Challenges Multi-industry Multi-national Conglomerates face in making the Sustainability Transition

The transition to greener and cleaner technologies and management practices is not an easy one for business, and it is especially challenging for multi-industry, multi-national conglomerates.

Most large business conglomerates have the following features:

  1. A combination of businesses operating in different industry sectors : primary (raw material extraction), secondary (manufacturing and construction) and tertiary (services)
  2. A combination of old and new businesses
  3. Operations in multiple countriessustainability transition

For business conglomerates, the sustainability strategy flows from the top, following from the group-wide sustainability vision. Customizing the sustainability message of the top management to individual companies (discrete strategic business units) within the group is a challenge.

Companies within the same group, but operating in different industry sectors face different sustainability issues. While businesses engaged in raw material extraction such as mining, oil&gas, forestry, fisheries and agribusiness are faced with the problem of mitigating impacts resulting from unsustainable extraction, businesses in the manufacturing sector have to manage the impacts caused due toinefficient use of materials and energy and due to emissions and wasteemanating from their operations. Service industries operating in the IT, telecommunications, retail and financial services sectors seem to have small environmental impact (except energy and material consumption of their commercial installations) but, in reality, their impacts are quite significant  – while the impacts of retail companies lie in their supply chains, those of the financial service companies arise out of the projects they finance or insure. In fact, being customer-facing, service sector companies have to be more cognizant of their environmental impacts.

Another challenge conglomerates face in making the sustainability switch comes when they have a mixture of old and new manufacturing units. Old factories face the classic problem of having been locked into decades-old technology and machinery, compliant with the regulatory requirements of the time when they were deployed. With time, however regulations are bound to get more stringent and transition to cleaner and more efficient technology either requires huge investment or retrofitting. Pre-empting change in regulation is thus a very important strategy to ensure smoother transition in the future. A similar problem is faced when a conglomerate purchases a business – the business brings with it a legacy of environmental performance which may not be easy to reverse.

Multi-national conglomerates have unique hurdles to overcome to make the sustainability transition. When a conglomerate has operations located in different countries, it has to be cognizant of compliance requirements specific to those countries. In such a case, it pays to go beyond compliance and be an industry leader in environmental performance – it is easier to apply consistent performance norms across all locations.

Notwithstanding their diverse challenges, large conglomerates are the ones who have the wherewithal to blaze a trail towards greater business sustainability.

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Catching ’em Young with Responsible Management Education

The economic meltdown of 2008 made it clearer than ever before that the consequences of
business operations can reach far and wide, affecting a range of stakeholders in significant ways. It was also felt that business schools had failed to sensitize future managers on how their decisions could have widespread economic, social and environmental ramifications.Responsible Management Education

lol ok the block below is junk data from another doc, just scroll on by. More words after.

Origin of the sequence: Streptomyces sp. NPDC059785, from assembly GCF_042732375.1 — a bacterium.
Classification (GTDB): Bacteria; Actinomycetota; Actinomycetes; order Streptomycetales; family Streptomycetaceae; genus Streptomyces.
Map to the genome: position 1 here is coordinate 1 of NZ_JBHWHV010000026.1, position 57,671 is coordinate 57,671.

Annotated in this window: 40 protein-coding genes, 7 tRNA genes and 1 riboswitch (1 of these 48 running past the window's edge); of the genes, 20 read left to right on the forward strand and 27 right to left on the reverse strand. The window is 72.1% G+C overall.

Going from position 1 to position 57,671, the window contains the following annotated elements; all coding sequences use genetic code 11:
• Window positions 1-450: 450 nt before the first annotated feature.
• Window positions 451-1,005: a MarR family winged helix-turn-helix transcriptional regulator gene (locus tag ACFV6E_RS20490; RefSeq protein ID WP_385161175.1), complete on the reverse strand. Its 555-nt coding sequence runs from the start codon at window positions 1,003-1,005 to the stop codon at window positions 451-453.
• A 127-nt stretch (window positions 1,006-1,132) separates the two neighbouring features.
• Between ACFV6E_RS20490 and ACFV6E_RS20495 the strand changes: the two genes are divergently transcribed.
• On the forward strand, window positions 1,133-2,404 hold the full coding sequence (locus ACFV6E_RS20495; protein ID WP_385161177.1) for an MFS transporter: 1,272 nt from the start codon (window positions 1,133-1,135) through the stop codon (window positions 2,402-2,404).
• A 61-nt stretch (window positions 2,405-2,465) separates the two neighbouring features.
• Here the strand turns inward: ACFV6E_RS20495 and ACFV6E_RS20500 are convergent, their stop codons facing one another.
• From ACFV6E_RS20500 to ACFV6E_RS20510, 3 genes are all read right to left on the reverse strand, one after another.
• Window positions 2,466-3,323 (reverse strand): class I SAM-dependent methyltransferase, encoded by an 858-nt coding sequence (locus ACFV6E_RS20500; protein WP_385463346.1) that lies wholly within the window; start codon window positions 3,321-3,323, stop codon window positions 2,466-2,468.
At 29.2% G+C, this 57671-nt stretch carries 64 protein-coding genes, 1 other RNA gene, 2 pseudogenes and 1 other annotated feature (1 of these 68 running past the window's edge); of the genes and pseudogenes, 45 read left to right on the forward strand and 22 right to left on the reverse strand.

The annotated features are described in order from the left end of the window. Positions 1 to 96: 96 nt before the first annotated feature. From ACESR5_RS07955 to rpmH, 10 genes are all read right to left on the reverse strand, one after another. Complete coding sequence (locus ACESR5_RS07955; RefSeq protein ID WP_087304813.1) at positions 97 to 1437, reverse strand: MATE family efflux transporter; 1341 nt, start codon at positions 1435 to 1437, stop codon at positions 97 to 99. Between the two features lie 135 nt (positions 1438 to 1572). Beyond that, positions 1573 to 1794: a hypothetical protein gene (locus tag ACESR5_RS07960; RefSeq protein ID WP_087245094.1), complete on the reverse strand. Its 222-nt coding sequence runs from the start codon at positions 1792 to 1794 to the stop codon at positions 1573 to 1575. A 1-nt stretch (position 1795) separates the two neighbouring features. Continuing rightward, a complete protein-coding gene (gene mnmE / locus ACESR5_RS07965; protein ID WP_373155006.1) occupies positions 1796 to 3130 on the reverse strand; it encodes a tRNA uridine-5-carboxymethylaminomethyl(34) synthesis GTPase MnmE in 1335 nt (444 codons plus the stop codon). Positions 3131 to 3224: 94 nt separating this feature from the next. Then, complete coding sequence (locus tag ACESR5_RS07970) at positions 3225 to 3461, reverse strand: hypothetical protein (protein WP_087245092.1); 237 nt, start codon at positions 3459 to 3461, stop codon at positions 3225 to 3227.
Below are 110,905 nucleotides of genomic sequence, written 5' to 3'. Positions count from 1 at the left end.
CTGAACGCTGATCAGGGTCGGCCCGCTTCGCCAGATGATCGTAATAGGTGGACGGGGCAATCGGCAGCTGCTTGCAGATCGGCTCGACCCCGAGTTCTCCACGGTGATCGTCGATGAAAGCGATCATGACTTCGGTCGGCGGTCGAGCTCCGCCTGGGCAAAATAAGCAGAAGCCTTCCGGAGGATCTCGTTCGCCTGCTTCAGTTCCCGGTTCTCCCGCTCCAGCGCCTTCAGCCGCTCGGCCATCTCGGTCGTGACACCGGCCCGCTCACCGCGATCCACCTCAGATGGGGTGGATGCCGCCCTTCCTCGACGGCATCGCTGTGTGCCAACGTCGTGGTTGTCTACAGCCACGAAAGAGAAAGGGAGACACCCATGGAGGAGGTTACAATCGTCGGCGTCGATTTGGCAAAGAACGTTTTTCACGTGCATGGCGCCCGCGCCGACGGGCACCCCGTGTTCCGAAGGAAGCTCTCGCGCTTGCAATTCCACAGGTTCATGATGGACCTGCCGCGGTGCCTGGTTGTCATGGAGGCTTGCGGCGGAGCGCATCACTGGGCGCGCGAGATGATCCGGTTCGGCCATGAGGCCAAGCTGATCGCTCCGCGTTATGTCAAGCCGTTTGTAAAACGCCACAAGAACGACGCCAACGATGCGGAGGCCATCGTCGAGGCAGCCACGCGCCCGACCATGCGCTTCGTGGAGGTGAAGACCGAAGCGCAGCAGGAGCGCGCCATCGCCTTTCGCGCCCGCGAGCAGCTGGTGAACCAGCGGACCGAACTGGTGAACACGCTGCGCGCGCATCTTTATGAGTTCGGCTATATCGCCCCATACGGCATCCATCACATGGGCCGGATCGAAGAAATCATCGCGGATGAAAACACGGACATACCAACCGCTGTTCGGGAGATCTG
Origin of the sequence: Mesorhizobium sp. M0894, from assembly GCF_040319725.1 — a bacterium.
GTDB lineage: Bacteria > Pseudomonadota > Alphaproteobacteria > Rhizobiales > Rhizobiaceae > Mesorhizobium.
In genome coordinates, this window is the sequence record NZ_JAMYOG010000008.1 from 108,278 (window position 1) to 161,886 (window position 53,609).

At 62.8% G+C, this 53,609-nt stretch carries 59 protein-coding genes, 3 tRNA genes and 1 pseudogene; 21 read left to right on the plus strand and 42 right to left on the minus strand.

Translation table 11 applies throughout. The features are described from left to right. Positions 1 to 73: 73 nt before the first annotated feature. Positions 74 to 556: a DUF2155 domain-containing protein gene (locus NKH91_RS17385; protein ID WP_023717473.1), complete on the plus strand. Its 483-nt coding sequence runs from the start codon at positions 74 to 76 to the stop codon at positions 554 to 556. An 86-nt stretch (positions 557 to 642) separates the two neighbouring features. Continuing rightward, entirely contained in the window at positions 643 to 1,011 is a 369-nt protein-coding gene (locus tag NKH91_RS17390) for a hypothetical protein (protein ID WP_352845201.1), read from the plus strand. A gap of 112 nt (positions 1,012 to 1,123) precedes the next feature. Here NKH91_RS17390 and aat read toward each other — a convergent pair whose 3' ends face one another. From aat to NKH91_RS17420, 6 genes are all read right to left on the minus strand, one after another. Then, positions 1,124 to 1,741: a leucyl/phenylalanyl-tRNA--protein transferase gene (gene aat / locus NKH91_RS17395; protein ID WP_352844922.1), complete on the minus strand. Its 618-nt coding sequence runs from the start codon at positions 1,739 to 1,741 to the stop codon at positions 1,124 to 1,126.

A need to integrate sustainability into management education and research was palpable. Responding to this call for action, the United Nations Global Compact laid down the Principles for Responsible Management Education (PRME) to facilitate B-Schools in adapting their curricula, pedagogy and research to the new realities of doing business. Each addressing a different aspect of management education viz. Purpose, Values, Method, Research, Partnership, Dialogue – the six principles have sustainability at their very core. Thus the impetus for change also came from businesses who are increasingly looking for managers who can help them address social, environmental and governance concerns, which is something – that now businesses have come to realize – on which hinges their very survival and sustainability.

However, the vision of management education acting as a catalyst of business transformation and eventually a driver of sustainable development will remain a pipe dream unless sustainability is integrated into the very DNA of management education. Teaching sustainability as a separate subject or elective will relegate it to a secondary concern for managers. What needs to be done however is to look at all the aspects of management education through the lens of sustainability. In addition, immersive experiential learning is being seen as an effective pedagogical technique for making MBA students better understand the global realities and constraints in which they will operate and affect. There isn’t enough clarity on how this will be achieved by B-Schools and their faculty. But what is absolutely certain is that the entire exercise will shake some deep-seated assumptions about the prevalent paradigms of economic growth and capitalism. The 607 signatories of PRME from over 80 countries have initiated efforts to integrate sustainability in management education and have started sharing information on their progress. Beyond Grey Pinstripes has been publishing MBA rankings on the basis of the degree of integration of sustainability in them. All this augurs well for a systemic change in how business managers will be groomed and businesses will be run in the future.

Can Corporate Governance Drive Corporate Sustainability?

The evidence that business has recognized the imperative of sustainability is overwhelming and unambiguous. Businesses around the world are more interested and involved in sustainability than they were ever before.  They are no longer oblivious to the fact that there are complex, serious and urgent sustainability challenges on the horizon such as climate change, biodiversity loss and resource depletion, which are material to their survival and profitability.